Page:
Rationale and objectives: The purpose of this study was to evaluate our preliminary experience with routine contrast-enhanced magnetic resonance angiography (CE-MRA) of the lower limb arteries in patients with end-stage renal failure.
Materials and methods: A retrospective analysis was performed on clinical, physiological, and imaging data for 104 patients with end-stage renal failure. Patients were considered to be in end-stage renal failure if they were on renal replacement therapy (peritoneal or hemodialysis) or were being evaluated as part of a pretransplant workup. CE-MRA was carried out on a 1.5-T scanner using a single-injection, three-station moving table technique.
Results: Eleven percent of asymptomatic patients with normal ankle/brachial pressure indexes (ABPI) were found to have severe arterial disease on CE-MRA, and in 30% of asymptomatic patients with abnormal ABPI, CE-MRA showed mild or no disease. Moreover two of three symptomatic patients with normal ABPI were shown to have severe disease. Two patients on peritoneal dialysis had to be switched to hemodialysis. No other adverse events were revealed.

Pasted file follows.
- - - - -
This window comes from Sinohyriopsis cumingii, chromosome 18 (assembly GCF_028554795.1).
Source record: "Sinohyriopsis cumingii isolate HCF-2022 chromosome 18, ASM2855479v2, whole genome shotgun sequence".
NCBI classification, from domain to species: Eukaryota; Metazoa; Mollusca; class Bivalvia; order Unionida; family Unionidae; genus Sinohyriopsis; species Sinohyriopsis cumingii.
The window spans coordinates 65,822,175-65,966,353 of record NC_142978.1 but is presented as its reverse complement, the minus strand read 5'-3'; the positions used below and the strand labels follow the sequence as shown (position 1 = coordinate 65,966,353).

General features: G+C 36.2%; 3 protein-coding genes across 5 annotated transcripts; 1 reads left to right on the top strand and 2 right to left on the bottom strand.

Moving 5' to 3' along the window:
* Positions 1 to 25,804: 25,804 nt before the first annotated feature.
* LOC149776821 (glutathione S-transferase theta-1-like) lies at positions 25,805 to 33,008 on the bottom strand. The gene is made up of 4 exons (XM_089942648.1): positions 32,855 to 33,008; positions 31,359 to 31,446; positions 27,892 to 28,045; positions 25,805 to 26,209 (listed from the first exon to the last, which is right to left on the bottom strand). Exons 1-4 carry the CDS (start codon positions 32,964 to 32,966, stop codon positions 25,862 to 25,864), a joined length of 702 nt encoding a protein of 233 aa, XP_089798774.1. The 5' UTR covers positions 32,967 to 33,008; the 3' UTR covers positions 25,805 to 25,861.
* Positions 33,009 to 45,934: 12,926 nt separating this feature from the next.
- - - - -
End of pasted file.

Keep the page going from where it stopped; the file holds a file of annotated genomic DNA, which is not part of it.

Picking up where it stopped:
Conclusion: CE-MRA is a useful adjunct to clinical and physiological examination for the evaluation of the lower limb arteries in a group of patients who have a higher-than-average incidence of peripheral vascular disease, yet have previously been severely restricted from traditional angiography because of contrast-medium-induced nephrotoxicity.